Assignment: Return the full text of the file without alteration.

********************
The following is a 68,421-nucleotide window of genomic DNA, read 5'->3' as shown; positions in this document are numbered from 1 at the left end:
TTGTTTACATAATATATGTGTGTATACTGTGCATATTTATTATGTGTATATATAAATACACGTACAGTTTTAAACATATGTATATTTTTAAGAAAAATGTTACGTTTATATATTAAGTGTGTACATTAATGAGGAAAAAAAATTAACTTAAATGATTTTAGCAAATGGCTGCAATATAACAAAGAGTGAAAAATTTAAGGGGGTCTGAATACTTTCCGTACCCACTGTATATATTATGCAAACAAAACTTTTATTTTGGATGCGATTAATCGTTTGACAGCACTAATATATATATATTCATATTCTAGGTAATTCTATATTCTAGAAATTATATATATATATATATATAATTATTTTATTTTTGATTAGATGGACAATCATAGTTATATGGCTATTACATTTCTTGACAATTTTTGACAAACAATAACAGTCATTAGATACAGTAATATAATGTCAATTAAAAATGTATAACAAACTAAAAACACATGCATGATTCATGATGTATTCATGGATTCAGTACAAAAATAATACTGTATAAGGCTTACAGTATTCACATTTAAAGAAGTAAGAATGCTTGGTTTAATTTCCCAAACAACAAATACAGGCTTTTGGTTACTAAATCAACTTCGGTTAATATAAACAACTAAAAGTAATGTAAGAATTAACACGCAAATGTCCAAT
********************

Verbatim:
The following is a 68,421-nucleotide window of genomic DNA, read 5'->3' as shown; positions in this document are numbered from 1 at the left end:
TTGTTTACATAATATATGTGTGTATACTGTGCATATTTATTATGTGTATATATAAATACACGTACAGTTTTAAACATATGTATATTTTTAAGAAAAATGTTACGTTTATATATTAAGTGTGTACATTAATGAGGAAAAAAAATTAACTTAAATGATTTTAGCAAATGGCTGCAATATAACAAAGAGTGAAAAATTTAAGGGGGTCTGAATACTTTCCGTACCCACTGTATATATTATGCAAACAAAACTTTTATTTTGGATGCGATTAATCGTTTGACAGCACTAATATATATATATTCATATTCTAGGTAATTCTATATTCTAGAAATTATATATATATATATATATAATTATTTTATTTTTGATTAGATGGACAATCATAGTTATATGGCTATTACATTTCTTGACAATTTTTGACAAACAATAACAGTCATTAGATACAGTAATATAATGTCAATTAAAAATGTATAACAAACTAAAAACACATGCATGATTCATGATGTATTCATGGATTCAGTACAAAAATAATACTGTATAAGGCTTACAGTATTCACATTTAAAGAAGTAAGAATGCTTGGTTTAATTTCCCAAACAACAAATACAGGCTTTTGGTTACTAAATCAACTTCGGTTAATATAAACAACTAAAAGTAATGTAAGAATTAACACGCAAATGTCCAAT